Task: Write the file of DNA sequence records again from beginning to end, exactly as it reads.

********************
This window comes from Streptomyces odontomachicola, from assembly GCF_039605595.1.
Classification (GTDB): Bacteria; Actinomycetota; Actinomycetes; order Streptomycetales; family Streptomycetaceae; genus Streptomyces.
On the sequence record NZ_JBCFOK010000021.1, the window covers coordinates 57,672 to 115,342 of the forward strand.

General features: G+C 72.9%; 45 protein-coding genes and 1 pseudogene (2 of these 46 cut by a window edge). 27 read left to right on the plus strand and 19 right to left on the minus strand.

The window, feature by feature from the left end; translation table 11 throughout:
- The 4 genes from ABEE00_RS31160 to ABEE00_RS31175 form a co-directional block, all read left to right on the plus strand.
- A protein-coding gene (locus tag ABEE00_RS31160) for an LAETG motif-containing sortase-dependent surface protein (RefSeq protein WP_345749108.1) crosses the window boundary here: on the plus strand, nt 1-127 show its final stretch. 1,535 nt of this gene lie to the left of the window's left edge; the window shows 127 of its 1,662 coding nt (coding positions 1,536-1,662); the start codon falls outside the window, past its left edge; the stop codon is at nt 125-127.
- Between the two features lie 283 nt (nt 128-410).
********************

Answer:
This window comes from Streptomyces odontomachicola, from assembly GCF_039605595.1.
Classification (GTDB): Bacteria; Actinomycetota; Actinomycetes; order Streptomycetales; family Streptomycetaceae; genus Streptomyces.
On the sequence record NZ_JBCFOK010000021.1, the window covers coordinates 57,672 to 115,342 of the forward strand.

General features: G+C 72.9%; 45 protein-coding genes and 1 pseudogene (2 of these 46 cut by a window edge). 27 read left to right on the plus strand and 19 right to left on the minus strand.

The window, feature by feature from the left end; translation table 11 throughout:
- The 4 genes from ABEE00_RS31160 to ABEE00_RS31175 form a co-directional block, all read left to right on the plus strand.
- A protein-coding gene (locus tag ABEE00_RS31160) for an LAETG motif-containing sortase-dependent surface protein (RefSeq protein WP_345749108.1) crosses the window boundary here: on the plus strand, nt 1-127 show its final stretch. 1,535 nt of this gene lie to the left of the window's left edge; the window shows 127 of its 1,662 coding nt (coding positions 1,536-1,662); the start codon falls outside the window, past its left edge; the stop codon is at nt 125-127.
- Between the two features lie 283 nt (nt 128-410).